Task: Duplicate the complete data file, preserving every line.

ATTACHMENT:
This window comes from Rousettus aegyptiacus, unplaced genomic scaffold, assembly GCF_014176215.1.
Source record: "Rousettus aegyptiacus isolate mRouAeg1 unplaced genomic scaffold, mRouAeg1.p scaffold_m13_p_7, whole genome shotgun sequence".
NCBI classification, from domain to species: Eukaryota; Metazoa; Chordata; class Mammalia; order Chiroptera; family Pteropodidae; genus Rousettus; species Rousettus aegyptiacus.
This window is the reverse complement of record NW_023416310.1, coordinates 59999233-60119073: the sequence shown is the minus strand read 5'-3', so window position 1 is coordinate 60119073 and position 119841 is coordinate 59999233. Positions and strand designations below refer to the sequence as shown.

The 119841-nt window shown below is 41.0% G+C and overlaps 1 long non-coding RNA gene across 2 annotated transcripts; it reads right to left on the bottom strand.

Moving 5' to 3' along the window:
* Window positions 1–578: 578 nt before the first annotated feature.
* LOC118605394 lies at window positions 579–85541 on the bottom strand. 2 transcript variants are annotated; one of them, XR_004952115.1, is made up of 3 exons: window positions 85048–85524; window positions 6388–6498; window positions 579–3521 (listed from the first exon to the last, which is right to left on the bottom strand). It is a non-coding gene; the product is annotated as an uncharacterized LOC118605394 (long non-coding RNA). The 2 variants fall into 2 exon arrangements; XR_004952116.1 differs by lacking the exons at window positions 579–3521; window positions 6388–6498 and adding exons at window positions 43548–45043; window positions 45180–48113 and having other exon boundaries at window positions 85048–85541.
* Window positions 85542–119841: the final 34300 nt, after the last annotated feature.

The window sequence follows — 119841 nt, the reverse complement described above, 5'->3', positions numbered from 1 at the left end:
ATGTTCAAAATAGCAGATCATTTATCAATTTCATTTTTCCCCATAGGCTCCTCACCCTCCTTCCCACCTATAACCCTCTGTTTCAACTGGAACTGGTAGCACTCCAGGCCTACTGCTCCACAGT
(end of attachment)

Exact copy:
This window comes from Rousettus aegyptiacus, unplaced genomic scaffold, assembly GCF_014176215.1.
Source record: "Rousettus aegyptiacus isolate mRouAeg1 unplaced genomic scaffold, mRouAeg1.p scaffold_m13_p_7, whole genome shotgun sequence".
NCBI classification, from domain to species: Eukaryota; Metazoa; Chordata; class Mammalia; order Chiroptera; family Pteropodidae; genus Rousettus; species Rousettus aegyptiacus.
This window is the reverse complement of record NW_023416310.1, coordinates 59999233-60119073: the sequence shown is the minus strand read 5'-3', so window position 1 is coordinate 60119073 and position 119841 is coordinate 59999233. Positions and strand designations below refer to the sequence as shown.

The 119841-nt window shown below is 41.0% G+C and overlaps 1 long non-coding RNA gene across 2 annotated transcripts; it reads right to left on the bottom strand.

Moving 5' to 3' along the window:
* Window positions 1–578: 578 nt before the first annotated feature.
* LOC118605394 lies at window positions 579–85541 on the bottom strand. 2 transcript variants are annotated; one of them, XR_004952115.1, is made up of 3 exons: window positions 85048–85524; window positions 6388–6498; window positions 579–3521 (listed from the first exon to the last, which is right to left on the bottom strand). It is a non-coding gene; the product is annotated as an uncharacterized LOC118605394 (long non-coding RNA). The 2 variants fall into 2 exon arrangements; XR_004952116.1 differs by lacking the exons at window positions 579–3521; window positions 6388–6498 and adding exons at window positions 43548–45043; window positions 45180–48113 and having other exon boundaries at window positions 85048–85541.
* Window positions 85542–119841: the final 34300 nt, after the last annotated feature.

The window sequence follows — 119841 nt, the reverse complement described above, 5'->3', positions numbered from 1 at the left end:
ATGTTCAAAATAGCAGATCATTTATCAATTTCATTTTTCCCCATAGGCTCCTCACCCTCCTTCCCACCTATAACCCTCTGTTTCAACTGGAACTGGTAGCACTCCAGGCCTACTGCTCCACAGT